Current might have the worst ‘About’ description we’ve encountered this year, but that didn’t stop the GE venture from securing a deal with IMS Evolve, to target the food retail sector with a new combined offering that aims to cut wastage and energy use.
Broadly, the partnership combines IMS Evolve’s Industrial IoT platform with Current’s lighting and software, which are largely built on Daintree Networks, which GE acquired back in 2016. The pair say that a US regional grocer has installed the new system in 200 stores, and reports an anticipated annual saving of $1.2mn, across refrigeration, HVAC, and lighting energy costs, with 30% reductions in food spoilage, and a 25% reduction in reactive maintenance calls.
The latter two figures are going to be much more impactful than the energy savings, which work out to around $6,000 per store per year, or about $500 per store per month. The cost of having a refrigerator break down can quickly run into the thousands, especially if the goods it is storing have to be trashed.
This is one of the go-to examples of IoT-based predictive maintenance, where sensors in the machinery or the surrounding environment are used to monitor the performance of the equipment, looking for exceeded thresholds or anomalies in operation. With the increasing prevalence of edge-computing resources, essentially just computers that can be installed in the store and run the applications locally instead of off in the cloud, machine-learning applications and analytics can be introduced to the mix.
The sales pitch is that predictive maintenance is a way to save money in the long-haul, reducing unplanned outages, emergency shutdowns, and ultimately, improving productivity. For food retail, this means not having to hurl the contents of a freezer into the dumpster when the unit packs in, or having to shut shop because the ovens or the extractor have died.
It would be perhaps more unusual to suffer unplanned downtime as a result of lighting outages, and lights are one of the easiest things to self-diagnose problems with. If the workforce can’t see that a light is dead or on the brink, perhaps the recruiter or manager needs words with.
As for the optimization angle, lighting is the easiest way to reduce energy load in the store. Motion sensors or camera-based systems can trigger local dimming, to save on energy, and the fancier systems will be able to use these data points to document how customers move about within the store. That insight could be used to better place merchandise within the store, or better plan how restocking and cleaning teams are deployed.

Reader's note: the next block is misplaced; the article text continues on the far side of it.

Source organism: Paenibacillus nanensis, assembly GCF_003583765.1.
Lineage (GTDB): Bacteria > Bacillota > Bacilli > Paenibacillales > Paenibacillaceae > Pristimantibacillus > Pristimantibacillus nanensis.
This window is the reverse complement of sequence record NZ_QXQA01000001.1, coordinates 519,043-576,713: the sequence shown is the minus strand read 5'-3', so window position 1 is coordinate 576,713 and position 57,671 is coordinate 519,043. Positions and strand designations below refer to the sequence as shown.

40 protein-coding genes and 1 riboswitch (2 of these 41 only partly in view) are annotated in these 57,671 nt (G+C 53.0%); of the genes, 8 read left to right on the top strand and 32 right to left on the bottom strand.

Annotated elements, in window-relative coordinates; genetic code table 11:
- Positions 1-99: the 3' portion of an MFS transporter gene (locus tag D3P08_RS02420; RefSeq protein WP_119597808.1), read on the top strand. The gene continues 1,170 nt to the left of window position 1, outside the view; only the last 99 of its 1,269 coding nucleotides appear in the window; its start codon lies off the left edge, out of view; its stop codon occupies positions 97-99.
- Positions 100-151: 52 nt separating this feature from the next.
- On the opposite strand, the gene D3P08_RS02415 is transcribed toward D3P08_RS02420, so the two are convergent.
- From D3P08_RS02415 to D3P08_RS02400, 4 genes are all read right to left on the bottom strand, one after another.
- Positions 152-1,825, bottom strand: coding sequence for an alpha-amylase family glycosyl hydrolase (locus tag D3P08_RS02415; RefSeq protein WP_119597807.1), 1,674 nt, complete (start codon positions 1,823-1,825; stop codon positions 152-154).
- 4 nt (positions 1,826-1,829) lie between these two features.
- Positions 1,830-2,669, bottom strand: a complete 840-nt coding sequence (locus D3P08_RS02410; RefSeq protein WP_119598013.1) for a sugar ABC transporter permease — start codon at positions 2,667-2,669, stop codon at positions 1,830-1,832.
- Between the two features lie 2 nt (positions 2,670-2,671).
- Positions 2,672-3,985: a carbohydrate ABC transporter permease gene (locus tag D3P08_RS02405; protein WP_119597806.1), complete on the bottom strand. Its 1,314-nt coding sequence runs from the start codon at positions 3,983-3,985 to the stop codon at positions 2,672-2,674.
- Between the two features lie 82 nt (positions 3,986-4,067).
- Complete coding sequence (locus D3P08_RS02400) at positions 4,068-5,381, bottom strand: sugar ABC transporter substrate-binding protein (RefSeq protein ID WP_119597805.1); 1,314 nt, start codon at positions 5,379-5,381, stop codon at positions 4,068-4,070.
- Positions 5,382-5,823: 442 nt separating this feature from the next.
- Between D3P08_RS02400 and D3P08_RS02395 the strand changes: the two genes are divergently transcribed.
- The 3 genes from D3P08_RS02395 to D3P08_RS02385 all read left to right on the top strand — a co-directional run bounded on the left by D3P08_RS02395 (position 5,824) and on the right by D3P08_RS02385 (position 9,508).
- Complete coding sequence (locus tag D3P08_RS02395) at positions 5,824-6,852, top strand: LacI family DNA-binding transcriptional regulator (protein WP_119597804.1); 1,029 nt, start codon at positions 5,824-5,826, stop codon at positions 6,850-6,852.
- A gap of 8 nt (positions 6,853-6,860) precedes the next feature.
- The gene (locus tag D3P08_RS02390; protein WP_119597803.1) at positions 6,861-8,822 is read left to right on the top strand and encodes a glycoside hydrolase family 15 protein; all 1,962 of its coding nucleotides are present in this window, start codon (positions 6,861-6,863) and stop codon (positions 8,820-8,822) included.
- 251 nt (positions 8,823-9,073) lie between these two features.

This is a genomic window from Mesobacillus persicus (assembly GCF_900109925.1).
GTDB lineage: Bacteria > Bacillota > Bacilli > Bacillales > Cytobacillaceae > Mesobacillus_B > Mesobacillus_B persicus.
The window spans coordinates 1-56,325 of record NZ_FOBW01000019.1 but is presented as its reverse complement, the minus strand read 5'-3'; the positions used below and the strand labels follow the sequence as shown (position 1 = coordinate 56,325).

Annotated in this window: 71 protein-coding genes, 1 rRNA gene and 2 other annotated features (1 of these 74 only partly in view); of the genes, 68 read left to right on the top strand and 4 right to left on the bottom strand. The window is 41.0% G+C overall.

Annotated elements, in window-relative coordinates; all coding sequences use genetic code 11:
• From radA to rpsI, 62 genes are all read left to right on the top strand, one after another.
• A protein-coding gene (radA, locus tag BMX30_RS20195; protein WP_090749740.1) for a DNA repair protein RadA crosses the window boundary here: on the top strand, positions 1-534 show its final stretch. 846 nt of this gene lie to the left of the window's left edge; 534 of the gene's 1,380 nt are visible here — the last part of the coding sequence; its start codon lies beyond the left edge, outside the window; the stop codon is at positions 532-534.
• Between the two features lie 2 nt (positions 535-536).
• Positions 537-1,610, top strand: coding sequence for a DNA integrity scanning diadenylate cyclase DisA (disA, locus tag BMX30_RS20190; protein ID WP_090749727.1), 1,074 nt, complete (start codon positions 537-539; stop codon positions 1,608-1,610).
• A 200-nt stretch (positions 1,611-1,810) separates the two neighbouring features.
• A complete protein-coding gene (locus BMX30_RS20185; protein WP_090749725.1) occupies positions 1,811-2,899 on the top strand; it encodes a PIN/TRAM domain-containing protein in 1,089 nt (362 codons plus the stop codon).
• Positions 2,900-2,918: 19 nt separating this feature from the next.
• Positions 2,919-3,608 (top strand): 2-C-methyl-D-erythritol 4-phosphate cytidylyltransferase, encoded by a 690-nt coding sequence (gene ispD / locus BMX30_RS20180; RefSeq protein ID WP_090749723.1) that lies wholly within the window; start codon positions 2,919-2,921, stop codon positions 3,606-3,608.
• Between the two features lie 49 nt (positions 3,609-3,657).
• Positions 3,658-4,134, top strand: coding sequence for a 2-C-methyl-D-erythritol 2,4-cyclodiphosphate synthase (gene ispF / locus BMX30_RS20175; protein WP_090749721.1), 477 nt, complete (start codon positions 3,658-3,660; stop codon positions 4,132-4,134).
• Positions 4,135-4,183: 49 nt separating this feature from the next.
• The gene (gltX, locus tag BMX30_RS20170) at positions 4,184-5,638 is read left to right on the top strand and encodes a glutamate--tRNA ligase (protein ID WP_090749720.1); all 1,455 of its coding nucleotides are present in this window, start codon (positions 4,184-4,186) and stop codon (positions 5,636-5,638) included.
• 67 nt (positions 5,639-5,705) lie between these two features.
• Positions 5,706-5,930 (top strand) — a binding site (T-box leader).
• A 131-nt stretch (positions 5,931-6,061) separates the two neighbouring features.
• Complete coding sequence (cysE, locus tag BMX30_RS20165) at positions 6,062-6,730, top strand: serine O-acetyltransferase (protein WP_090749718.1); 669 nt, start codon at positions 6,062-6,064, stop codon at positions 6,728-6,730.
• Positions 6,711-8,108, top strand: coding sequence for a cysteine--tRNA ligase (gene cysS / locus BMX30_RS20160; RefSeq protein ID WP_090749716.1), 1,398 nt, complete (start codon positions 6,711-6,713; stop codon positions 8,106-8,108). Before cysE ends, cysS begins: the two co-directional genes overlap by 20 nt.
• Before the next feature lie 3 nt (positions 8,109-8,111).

Colleen Calhoun, Head of Software Solutions & CMO at Current, said “We see great potential in our continued collaboration with IMS Evolve. As the grocery industry progresses from manual to fully-integrated and automated controls, food retailers will see a marked drop in the operational costs it takes to efficiently keep food quality high while delivering an excellent customer experience.”
One of the big upsides that IMS Evolves claims is that it can integrate existing technologies without having to rip and replace. Its platform software can run natively on Current’s Wireless Area Controller (WAC), an example of the increase in edge computing, and IMS Evolve says that customers can leverage the offering with minimal capital costs and no disruption to sales.
IMS Evolve’s Chief Commercial Officer, Jason Kay, said “With a powerful proposition that combines our proven IIoT solution with Current’s technology and experience servicing complex retail environments, we are able to deploy our solution at scale and speed to retailers across the world, releasing significant value and rapid ROI.”
Perhaps our greatest reservation about Current is that it seems to be making a song and dance about these results, even though it has huge financial backing from its parent. If it was taking a 50% cut of the $1.2mn savings, it would not have much to write home about, but if it were to sign up someone like Walmart or Target, then perhaps we’d be more enthusiastic.
However, the largest stores have their own operations and technology departments that can easily enough create these same functions themselves. What’s more, in time, there will be less of a need for these intermediary services, as the refrigerator vendor or the lighting provider will eventually come to offer these services as an extension of the hardware itself. This is going to be a strong driver of consolidation between such vendors and the myriad startups that are active in the sector.
Now; time to address the self-description of Current by Current, where Current says it “is the digital engine for intelligent environments” that “blends advanced LED technology with networked sensors and software, to make commercial buildings, retail stores, industrial facilities and cities more energy efficient and productive.”
We don’t think we’re being too disingenuous to think of a “digital engine” as an oxymoron, or perhaps as an electric (DC) motor – but Current is certainly not one of the first things that comes to mind when someone uses that term. The rest of it could be described as ‘we provide networked lights and supporting software,’ which is admittedly less sexy but a lot more accurate.
But perhaps the most egregious thing that Current has done is insist that it be referred to as “Current, powered by GE,” even though the website URL is still Current by GE, or perhaps CurrentByge. We’ve conceded that ARM is now Arm, and companies don’t get capitalizations if their names are longer than three characters, but we definitely draw the line at using punctation in combination with selective lowercase.